My inspiration for this arrangement was Pantone honeysuckle color. It’s young, vibrant and cheerful—perfect for our Charleston studio. Monochromatic centerpieces have always been my favorites. I love varying shades and textures, so when choosing flowers, I am also constantly trying to envision the shape the shape and size that I’m selecting (how they will mesh, if you will). It’s important to have small, medium, and large-sized blooms—some soft, some tight. I don’t like using greenery as a filler; I prefer a flowering filler like alstroemeria with the leaves removed, bouvardia, or even berries.
Tools & Supplies
- bricks of floral foam
- foral tape
- clear trash bag
1|First, soak the floral foam. Make sure it is completely saturated. I used a size called a brick and soaked three to begin, although I ended up using two for this project.
2|Cut a plastic trash bag to make a liner for the container. I usually cut the bag approximately 6 inches taller than the container—there is nothing worse than having it too short once the floral foam goes in, causing the water to seep out.
3|Place the plastic bag within the container, just like you’re lining a wastepaper basket. I chose this vintage ceramic pot to accent our Soirée logo. I liked that it had a fun shape and would add texture to the piece.
4|With scissors or a knife (a large cake knife works best), cut the floral foam to fit snugly inside the container.
5|Then, fill the container with floral foam. Use large pieces—the fuller, the better.
6|Roll the edges of the plastic liner and press them inside the edges of the pot to hide it.
7|Use floral tape to hold the floral foam in place. This will keep it from coming out once it’s filled with flowers. If the floral foam falls apart or starts coming out in pieces, the only thing to do is start over. No worries—this has happened to me on many occasions! I just mutter a few choice words and move on.
8|To avoid extra work, first cut the stems close to the correct height. Then you only have to clean the part of the stem you are using. If you’re not sure, leave a few extra inches.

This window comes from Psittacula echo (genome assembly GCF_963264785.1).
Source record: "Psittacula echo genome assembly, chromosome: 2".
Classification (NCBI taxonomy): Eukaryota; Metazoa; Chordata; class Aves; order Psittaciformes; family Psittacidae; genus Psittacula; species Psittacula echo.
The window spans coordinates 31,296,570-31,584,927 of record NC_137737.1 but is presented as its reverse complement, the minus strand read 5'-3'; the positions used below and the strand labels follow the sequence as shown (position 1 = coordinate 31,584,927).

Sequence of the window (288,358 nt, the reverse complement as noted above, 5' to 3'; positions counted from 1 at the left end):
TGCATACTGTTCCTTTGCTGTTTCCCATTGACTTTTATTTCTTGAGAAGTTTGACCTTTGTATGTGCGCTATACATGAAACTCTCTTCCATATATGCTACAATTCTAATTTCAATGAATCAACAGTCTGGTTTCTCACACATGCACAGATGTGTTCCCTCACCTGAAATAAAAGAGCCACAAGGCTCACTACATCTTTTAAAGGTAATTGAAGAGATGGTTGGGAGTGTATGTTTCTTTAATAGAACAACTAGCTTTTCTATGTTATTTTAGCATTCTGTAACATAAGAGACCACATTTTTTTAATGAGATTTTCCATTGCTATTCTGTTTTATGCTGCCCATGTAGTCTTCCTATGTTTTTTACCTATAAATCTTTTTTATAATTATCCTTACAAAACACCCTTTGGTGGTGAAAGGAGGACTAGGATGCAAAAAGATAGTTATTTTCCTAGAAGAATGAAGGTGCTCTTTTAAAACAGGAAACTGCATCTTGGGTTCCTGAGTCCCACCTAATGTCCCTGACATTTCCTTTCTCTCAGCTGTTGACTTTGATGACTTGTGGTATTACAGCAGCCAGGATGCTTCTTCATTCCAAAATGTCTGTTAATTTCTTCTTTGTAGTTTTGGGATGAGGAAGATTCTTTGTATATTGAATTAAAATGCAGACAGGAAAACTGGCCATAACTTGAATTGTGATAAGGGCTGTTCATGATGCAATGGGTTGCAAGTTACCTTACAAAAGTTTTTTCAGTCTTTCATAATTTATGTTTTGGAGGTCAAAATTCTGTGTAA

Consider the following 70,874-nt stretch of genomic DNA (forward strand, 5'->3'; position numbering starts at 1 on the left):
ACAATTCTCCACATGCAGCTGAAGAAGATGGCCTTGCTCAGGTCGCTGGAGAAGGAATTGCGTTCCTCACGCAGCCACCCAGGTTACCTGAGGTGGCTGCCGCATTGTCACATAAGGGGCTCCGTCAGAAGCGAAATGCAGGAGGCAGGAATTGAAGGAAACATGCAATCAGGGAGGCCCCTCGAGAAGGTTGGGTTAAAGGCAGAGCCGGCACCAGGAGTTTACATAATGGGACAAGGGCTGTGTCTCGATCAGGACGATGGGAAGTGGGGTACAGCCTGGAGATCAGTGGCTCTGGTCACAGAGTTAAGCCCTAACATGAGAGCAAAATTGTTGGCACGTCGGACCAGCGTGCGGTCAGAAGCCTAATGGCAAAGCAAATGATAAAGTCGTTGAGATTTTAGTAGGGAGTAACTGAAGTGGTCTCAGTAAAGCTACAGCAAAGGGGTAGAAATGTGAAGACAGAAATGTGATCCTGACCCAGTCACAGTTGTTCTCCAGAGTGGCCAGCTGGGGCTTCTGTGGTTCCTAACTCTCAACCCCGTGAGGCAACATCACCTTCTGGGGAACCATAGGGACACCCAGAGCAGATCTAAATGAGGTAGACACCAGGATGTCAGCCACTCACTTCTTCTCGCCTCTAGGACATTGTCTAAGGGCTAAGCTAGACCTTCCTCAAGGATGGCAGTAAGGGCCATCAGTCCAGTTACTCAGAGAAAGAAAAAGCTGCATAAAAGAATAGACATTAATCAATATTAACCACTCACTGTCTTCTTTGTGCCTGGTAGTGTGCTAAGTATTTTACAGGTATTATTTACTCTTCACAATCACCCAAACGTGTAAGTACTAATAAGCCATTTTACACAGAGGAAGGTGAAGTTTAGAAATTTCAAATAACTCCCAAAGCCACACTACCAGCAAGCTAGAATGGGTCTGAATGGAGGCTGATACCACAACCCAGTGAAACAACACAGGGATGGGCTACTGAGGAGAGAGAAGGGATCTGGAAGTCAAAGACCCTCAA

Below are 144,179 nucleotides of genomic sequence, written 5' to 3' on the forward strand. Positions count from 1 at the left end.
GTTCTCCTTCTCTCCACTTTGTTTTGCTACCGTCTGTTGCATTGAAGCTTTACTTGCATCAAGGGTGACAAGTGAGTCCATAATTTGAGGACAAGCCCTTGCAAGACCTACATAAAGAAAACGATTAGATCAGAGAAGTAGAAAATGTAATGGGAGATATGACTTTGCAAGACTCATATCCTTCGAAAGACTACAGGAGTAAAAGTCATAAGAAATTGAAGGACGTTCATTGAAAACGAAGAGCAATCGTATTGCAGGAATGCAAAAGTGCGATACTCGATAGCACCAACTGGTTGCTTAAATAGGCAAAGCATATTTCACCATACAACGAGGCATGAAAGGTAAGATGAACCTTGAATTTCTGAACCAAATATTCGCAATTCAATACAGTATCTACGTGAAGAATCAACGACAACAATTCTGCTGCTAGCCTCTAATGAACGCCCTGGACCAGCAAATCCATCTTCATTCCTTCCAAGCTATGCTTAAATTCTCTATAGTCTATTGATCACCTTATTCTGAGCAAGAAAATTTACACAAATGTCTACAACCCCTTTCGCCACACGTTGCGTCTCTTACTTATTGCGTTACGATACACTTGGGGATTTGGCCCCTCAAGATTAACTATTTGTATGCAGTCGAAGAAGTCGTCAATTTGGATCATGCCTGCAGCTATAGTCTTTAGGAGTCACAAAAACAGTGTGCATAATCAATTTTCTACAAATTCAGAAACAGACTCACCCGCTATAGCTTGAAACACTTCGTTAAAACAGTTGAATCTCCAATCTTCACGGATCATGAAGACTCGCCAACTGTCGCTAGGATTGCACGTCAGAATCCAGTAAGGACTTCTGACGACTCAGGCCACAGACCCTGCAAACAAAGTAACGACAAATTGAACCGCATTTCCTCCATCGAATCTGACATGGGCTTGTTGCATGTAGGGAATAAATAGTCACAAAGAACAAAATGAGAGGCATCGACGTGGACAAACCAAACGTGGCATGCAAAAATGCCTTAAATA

9|Clean the stems of each flower. I like to have zero leaves and no thorns. Processing the flowers is the most time- consuming process—but it is calming to me, and I do some of my best thinking during these mundane tasks.
10|To begin, start with the flowers that comprise the bulk of the arrangement—in this case, a peony. Place it firmly in the floral foam.
11|Continue placing the flowers at approximate heights, in different areas of the center of the pot. Create the outline of how high and how wide you would like your centerpiece to be. Then fill in.
12| I do love to cluster two, three, and four flowers to create larger- looking blooms. I think it is important not to be perfectly bundled or exactly symmetrical. By being a little off-center, the centerpiece has much more personality and depth. Besides, who expects perfection?
13|Keep filling in holes with different-sized blooms at varying heights all around until the open areas seem filled. A few extra flowers are better than not enough. And don’t forget to add water to your floral foam each day so that your flowers will last as long as possible. Enjoy!
Design by Tara Guérard | Produced by Julie Cole Miller | Photography by Brie Williams
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